Yes, It’s Torture; Yes, It’s Ineffective. The Pentagon Says So
The military agency that advises the Pentagon on the use of harsh interrogation techniques warned the CIA and the Department of Justice in 2002 that the US policy on torture was ineffective, and it’s clear that they were defining harsh techniques as “torture.”
“The unintended consequence of a U.S. policy that provides for the torture of prisoners is that it could be used by our adversaries as justification for the torture of captured U.S. personnel,” says the document, an unsigned two-page attachment to a memo by the military’s Joint Personnel Recovery Agency.
Although the document refused to categorize waterboarding as torture, it did say:
“In essence, physical and/or psychological duress are viewed as an alternative to the more time-consuming conventional interrogation process. The error inherent in this line of thinking is the assumption that, through torture, the interrogator can extract reliable and accurate information. History and a consideration of human behavior would appear to refute this assumption.”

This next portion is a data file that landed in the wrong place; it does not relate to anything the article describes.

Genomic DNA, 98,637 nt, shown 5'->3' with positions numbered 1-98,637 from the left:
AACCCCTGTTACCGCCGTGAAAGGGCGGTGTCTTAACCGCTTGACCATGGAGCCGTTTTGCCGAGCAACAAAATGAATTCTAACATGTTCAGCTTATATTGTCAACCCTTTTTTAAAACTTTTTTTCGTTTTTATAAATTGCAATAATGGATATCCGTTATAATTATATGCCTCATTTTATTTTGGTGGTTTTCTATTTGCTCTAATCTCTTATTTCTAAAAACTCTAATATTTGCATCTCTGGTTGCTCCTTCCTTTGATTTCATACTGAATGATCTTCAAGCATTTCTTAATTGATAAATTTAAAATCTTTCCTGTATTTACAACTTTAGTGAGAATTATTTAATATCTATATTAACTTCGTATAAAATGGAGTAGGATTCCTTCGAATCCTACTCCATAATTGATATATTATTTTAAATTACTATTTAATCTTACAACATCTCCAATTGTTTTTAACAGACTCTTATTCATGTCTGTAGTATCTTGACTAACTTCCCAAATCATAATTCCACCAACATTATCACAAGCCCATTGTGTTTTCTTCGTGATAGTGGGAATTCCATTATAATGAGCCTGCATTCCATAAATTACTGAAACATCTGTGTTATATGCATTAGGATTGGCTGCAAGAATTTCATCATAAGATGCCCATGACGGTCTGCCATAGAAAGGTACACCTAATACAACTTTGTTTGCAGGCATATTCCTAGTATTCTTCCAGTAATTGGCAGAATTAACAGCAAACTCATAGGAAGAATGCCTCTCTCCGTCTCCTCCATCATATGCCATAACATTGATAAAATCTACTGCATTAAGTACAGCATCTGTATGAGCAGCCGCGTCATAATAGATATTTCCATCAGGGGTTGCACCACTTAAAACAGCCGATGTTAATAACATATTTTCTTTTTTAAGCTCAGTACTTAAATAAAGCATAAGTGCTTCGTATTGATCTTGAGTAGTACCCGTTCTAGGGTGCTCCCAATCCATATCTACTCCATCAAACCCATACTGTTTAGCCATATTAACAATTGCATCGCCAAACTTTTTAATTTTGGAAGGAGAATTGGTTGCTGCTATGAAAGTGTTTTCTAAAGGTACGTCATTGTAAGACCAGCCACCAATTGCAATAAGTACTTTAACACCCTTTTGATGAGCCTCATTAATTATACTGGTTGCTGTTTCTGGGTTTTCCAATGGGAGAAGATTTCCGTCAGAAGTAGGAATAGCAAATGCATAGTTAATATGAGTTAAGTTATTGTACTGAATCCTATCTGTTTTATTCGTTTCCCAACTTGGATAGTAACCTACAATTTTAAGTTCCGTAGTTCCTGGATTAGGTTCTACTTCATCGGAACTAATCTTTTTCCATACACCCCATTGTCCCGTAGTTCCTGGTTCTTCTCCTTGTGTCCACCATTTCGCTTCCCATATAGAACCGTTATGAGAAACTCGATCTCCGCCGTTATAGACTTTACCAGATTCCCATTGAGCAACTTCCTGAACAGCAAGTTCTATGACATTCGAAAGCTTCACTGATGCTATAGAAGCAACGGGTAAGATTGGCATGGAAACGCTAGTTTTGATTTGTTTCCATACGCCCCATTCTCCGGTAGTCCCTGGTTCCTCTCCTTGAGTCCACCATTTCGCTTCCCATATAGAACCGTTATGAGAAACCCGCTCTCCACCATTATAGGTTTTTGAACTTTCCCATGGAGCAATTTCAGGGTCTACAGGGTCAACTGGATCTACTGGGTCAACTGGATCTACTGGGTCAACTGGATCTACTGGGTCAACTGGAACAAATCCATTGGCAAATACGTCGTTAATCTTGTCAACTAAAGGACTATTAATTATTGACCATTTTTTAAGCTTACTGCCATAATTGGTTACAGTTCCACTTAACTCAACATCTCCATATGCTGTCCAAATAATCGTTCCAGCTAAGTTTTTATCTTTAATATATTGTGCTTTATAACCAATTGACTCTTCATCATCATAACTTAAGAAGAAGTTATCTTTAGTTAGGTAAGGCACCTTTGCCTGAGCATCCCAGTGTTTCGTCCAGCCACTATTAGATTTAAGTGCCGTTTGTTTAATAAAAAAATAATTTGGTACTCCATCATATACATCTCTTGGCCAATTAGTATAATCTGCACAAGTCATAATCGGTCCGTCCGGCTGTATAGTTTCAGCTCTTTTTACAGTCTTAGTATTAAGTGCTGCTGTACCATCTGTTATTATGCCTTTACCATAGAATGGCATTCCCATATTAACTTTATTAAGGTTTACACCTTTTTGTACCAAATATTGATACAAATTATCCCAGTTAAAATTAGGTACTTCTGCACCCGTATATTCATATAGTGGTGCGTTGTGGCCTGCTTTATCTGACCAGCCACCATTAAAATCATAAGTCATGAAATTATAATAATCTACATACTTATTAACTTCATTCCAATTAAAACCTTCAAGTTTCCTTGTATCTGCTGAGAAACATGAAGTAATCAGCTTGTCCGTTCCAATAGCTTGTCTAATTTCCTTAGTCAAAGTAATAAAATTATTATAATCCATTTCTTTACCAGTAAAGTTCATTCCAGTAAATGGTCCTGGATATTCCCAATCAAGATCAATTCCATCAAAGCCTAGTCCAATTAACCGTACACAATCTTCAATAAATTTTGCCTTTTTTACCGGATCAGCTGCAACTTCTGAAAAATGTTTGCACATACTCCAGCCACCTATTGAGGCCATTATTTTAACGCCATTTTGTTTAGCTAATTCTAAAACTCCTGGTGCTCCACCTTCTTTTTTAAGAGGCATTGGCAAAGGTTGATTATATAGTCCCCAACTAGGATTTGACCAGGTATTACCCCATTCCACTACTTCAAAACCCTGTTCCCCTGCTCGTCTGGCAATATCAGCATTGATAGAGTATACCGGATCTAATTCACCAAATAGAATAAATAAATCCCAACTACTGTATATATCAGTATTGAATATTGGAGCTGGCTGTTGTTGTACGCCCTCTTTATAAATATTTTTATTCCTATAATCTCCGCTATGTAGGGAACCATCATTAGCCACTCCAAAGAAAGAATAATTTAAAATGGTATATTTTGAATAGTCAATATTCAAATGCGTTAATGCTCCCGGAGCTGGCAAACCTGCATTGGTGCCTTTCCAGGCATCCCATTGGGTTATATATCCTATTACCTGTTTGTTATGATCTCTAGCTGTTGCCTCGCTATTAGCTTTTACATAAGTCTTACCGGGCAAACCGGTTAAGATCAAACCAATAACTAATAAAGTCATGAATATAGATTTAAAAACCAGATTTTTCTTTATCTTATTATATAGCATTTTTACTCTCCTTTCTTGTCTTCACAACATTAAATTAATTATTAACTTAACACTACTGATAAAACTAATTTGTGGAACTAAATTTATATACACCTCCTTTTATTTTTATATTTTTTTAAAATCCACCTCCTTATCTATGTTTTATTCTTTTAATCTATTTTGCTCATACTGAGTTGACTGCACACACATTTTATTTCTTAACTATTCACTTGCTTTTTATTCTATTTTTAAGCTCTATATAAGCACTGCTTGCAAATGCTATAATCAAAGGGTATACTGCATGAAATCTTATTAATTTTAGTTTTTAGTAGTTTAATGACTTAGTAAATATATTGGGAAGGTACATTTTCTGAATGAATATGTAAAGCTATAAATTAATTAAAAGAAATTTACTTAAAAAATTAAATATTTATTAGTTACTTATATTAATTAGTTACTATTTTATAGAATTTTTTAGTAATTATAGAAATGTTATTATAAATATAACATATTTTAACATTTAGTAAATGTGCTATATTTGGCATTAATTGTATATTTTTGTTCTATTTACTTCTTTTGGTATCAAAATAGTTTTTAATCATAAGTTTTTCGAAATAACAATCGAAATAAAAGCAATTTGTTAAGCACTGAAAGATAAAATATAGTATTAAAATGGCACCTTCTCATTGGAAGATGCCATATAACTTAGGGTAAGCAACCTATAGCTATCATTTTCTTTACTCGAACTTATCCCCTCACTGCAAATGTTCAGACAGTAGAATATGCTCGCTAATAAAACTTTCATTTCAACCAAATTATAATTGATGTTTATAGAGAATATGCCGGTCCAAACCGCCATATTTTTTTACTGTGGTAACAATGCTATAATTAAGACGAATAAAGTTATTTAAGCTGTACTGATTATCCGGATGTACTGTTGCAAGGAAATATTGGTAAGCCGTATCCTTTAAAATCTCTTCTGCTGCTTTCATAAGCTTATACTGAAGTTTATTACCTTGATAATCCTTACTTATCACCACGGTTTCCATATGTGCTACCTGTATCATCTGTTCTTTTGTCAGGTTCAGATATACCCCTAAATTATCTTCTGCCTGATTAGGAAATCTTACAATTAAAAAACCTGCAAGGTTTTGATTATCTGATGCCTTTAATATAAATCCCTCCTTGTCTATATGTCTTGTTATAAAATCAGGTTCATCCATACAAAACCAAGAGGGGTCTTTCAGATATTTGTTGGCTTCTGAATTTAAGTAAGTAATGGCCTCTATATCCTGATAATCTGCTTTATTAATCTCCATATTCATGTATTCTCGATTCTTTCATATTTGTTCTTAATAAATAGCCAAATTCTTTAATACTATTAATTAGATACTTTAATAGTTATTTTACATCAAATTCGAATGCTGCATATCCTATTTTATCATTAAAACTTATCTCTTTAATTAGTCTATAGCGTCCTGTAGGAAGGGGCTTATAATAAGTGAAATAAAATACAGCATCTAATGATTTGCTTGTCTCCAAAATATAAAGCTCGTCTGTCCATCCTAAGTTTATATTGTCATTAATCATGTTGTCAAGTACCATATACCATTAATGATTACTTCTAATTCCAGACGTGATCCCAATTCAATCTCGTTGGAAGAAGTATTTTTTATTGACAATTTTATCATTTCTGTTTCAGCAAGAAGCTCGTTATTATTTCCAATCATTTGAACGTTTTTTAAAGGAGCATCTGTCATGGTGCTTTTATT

So, it is saying “physical and/or psychological duress” is “torture,” while trying to claim that waterboarding doesn’t qualify because it doesn’t cause “prolonged mental harm.” Sounds like they’re trying to have it both ways. But the bottom line is this: It doesn’t work.Click here for reuse options!
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